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I know basic geometry and algebra, I know trigonometry but I don't understand it, I'm willing to learn math but 95% of books are not suited for my knowledge (they are too advanced). What are some good books I can read? I especially like reading proofs and problems whit sigma (series ). Sorry for my bad spelling.

I need advice for learning math:

  • Where to start?

  • How?

Your story would help too.

P.S. I like some educational channels.

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closed as too broad by Adam Hughes, Daniel W. Farlow, Christopher, Davide Giraudo, Jack M May 12 '15 at 20:57

Please edit the question to limit it to a specific problem with enough detail to identify an adequate answer. Avoid asking multiple distinct questions at once. See the How to Ask page for help clarifying this question. If this question can be reworded to fit the rules in the help center, please edit the question.

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    $\begingroup$ Serge Lang's "Basic Math" is pretty good smile.amazon.com/Basic-Mathematics-Serge-Lang/dp/0387967877/… $\endgroup$ – Gregory Grant May 12 '15 at 16:13
  • $\begingroup$ @GregoryGrant Nice link--but the fact that the book is by Serge Lang makes me a little wary...haha $\endgroup$ – Daniel W. Farlow May 12 '15 at 16:20
  • $\begingroup$ @MagicMan I agree, I would never suggest his book Algebra, or his analysis books. But he pulled it off in this one, take a look at the preview on amazon, the table of contents is there and some sample pages. Plus look at the reviews. $\endgroup$ – Gregory Grant May 12 '15 at 16:21
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    $\begingroup$ @GregoryGrant I just checked this: the book also has answers/solutions to nearly every problem in the back of the book, something oddly not mentioned in the table of contents. That's a pretty major oversight in my opinion, but something OP should know--that book looks like a particularly good resource now given the source (Serge Lange), arrangement of content, and full solutions to check work. Bravo for mentioning this book, Gregory! $\endgroup$ – Daniel W. Farlow May 12 '15 at 17:00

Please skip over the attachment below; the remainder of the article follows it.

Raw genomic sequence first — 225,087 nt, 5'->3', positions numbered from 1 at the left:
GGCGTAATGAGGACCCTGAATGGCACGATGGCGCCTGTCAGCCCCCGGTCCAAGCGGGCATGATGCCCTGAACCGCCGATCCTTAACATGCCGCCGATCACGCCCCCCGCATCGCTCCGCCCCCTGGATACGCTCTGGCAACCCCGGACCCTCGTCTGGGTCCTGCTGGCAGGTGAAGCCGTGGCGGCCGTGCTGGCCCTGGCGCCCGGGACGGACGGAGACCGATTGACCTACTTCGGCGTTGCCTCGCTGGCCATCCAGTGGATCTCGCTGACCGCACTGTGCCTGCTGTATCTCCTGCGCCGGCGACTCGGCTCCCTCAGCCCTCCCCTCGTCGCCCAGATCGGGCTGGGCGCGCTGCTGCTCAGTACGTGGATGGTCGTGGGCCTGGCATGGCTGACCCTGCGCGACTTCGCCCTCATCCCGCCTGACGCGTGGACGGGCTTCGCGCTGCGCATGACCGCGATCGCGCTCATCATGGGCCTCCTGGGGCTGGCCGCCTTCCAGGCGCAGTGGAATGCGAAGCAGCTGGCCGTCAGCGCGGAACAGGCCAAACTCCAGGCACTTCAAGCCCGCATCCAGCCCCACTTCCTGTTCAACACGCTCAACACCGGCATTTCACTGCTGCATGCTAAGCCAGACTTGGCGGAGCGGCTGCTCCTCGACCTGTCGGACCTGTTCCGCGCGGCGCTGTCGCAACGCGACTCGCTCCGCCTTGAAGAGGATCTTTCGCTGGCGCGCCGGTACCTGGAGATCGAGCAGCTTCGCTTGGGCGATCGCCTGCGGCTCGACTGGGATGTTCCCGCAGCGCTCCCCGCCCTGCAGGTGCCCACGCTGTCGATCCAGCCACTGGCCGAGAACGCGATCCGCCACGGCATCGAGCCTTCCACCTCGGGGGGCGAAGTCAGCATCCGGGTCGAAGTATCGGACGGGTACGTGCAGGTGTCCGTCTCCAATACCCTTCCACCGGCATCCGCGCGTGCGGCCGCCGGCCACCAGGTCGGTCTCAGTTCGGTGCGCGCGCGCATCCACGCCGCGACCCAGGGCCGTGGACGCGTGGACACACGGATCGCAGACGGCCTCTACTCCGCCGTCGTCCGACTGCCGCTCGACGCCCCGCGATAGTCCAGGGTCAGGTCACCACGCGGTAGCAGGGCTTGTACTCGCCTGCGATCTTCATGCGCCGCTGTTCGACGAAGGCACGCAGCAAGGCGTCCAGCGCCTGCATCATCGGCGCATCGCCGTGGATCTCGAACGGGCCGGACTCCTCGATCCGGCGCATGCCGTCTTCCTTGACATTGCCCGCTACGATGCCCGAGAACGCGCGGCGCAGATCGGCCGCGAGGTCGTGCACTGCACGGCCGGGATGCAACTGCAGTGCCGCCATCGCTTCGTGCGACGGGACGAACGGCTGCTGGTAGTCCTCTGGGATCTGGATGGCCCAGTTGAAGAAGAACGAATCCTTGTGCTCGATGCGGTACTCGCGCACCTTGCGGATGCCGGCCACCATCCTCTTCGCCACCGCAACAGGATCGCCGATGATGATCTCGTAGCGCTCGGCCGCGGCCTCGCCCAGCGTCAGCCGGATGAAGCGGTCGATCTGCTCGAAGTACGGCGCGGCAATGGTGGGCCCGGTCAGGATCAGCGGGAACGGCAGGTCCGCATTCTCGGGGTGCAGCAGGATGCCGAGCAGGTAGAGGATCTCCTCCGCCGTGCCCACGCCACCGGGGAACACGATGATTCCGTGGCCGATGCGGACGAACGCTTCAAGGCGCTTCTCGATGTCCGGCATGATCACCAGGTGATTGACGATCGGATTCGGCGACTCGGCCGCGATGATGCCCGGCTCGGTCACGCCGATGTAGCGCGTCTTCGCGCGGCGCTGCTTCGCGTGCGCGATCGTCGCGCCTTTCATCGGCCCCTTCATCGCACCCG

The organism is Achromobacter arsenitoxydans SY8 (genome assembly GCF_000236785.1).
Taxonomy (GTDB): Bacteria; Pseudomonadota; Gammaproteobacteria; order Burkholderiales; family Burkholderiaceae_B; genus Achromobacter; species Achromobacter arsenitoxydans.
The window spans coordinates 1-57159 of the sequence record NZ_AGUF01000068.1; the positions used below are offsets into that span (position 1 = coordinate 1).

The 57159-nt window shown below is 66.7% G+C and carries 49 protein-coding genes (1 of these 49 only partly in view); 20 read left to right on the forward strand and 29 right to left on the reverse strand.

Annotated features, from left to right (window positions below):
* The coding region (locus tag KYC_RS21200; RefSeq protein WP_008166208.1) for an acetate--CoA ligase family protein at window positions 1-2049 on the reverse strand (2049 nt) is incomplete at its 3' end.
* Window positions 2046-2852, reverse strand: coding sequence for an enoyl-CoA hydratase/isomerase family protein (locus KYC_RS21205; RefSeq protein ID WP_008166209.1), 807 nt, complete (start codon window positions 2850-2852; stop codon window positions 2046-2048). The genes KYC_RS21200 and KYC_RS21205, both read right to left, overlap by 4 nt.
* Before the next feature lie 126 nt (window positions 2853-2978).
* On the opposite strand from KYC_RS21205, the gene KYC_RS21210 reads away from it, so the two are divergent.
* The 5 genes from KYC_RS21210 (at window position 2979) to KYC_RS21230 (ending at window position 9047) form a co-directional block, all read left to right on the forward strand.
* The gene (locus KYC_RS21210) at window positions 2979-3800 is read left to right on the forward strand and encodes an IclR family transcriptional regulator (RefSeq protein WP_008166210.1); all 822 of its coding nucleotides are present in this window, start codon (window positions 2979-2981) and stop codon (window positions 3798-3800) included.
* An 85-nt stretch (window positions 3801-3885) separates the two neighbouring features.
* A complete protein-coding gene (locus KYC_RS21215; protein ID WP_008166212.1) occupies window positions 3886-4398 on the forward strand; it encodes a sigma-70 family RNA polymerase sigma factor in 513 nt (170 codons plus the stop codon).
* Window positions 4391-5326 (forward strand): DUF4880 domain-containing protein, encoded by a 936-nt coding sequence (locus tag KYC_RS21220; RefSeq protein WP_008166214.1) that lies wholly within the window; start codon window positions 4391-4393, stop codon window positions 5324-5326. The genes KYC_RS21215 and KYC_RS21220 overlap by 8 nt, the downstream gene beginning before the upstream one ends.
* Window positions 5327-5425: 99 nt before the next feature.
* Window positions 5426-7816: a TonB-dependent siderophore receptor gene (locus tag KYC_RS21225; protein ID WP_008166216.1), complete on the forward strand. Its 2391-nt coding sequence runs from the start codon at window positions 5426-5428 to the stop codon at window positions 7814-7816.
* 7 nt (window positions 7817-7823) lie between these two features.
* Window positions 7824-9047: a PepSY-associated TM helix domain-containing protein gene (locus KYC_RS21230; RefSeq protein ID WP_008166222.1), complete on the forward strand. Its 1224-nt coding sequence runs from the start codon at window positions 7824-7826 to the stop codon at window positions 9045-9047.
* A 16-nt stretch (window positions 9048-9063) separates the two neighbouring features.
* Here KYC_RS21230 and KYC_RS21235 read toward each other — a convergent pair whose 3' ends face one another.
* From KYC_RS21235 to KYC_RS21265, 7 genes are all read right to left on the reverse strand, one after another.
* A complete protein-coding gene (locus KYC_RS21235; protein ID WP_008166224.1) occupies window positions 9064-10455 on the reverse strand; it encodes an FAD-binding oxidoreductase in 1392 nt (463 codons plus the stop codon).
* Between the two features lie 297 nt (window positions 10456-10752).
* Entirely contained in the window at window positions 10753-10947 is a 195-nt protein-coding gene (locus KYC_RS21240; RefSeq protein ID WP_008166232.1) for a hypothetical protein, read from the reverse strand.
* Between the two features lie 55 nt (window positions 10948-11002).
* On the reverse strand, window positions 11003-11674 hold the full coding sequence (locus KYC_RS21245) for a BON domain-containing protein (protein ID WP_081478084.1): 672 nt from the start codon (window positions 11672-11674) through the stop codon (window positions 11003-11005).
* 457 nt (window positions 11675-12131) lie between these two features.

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    $\begingroup$ @GregoryGrant I completely agree. I find it to be quite impressive that he was able to write a book like that, going to back to "first principles," more or less, and able to restrain himself from commenting on deep algebra or the like. I've heard stories about Lang going on mini-vacations and writing entire books on them (can't remember the reference). He was a pretty prolific writer to be sure. Usually some pretty heady exposition but this does look like a rather remarkable exception. $\endgroup$ – Daniel W. Farlow May 12 '15 at 17:06
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For problem solving first course you can read
Solving Mathematical Problems A Personal Perspective-Terence Tao

For learning counting ways you can read Niven's classic book
Mathematics of Choice How to Count Without Counting-Ivan Niven

For reading elementary calculus you can read
A Course of Pure Mathematics-G. H. Hardy

For number theory I highly recommand you the book
An Introduction to the Theory of Numbers-G. H. Hardy,E. M. Right

Another good book in number theory is
Topics in the Theory of Numbers-Paul Erdos,Janos Suranyi

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  • The Enjoyment of Mathematics, by Hans Rademacher and Otto Toeplitz;

  • What Is Mathematics?, by Richard Courant and Herbert Robbins;

  • All books written by George Pólya;

  • All books written by Ivan Niven. (P.S. his introductory calculus textbook is very instructive and pleasant to read)

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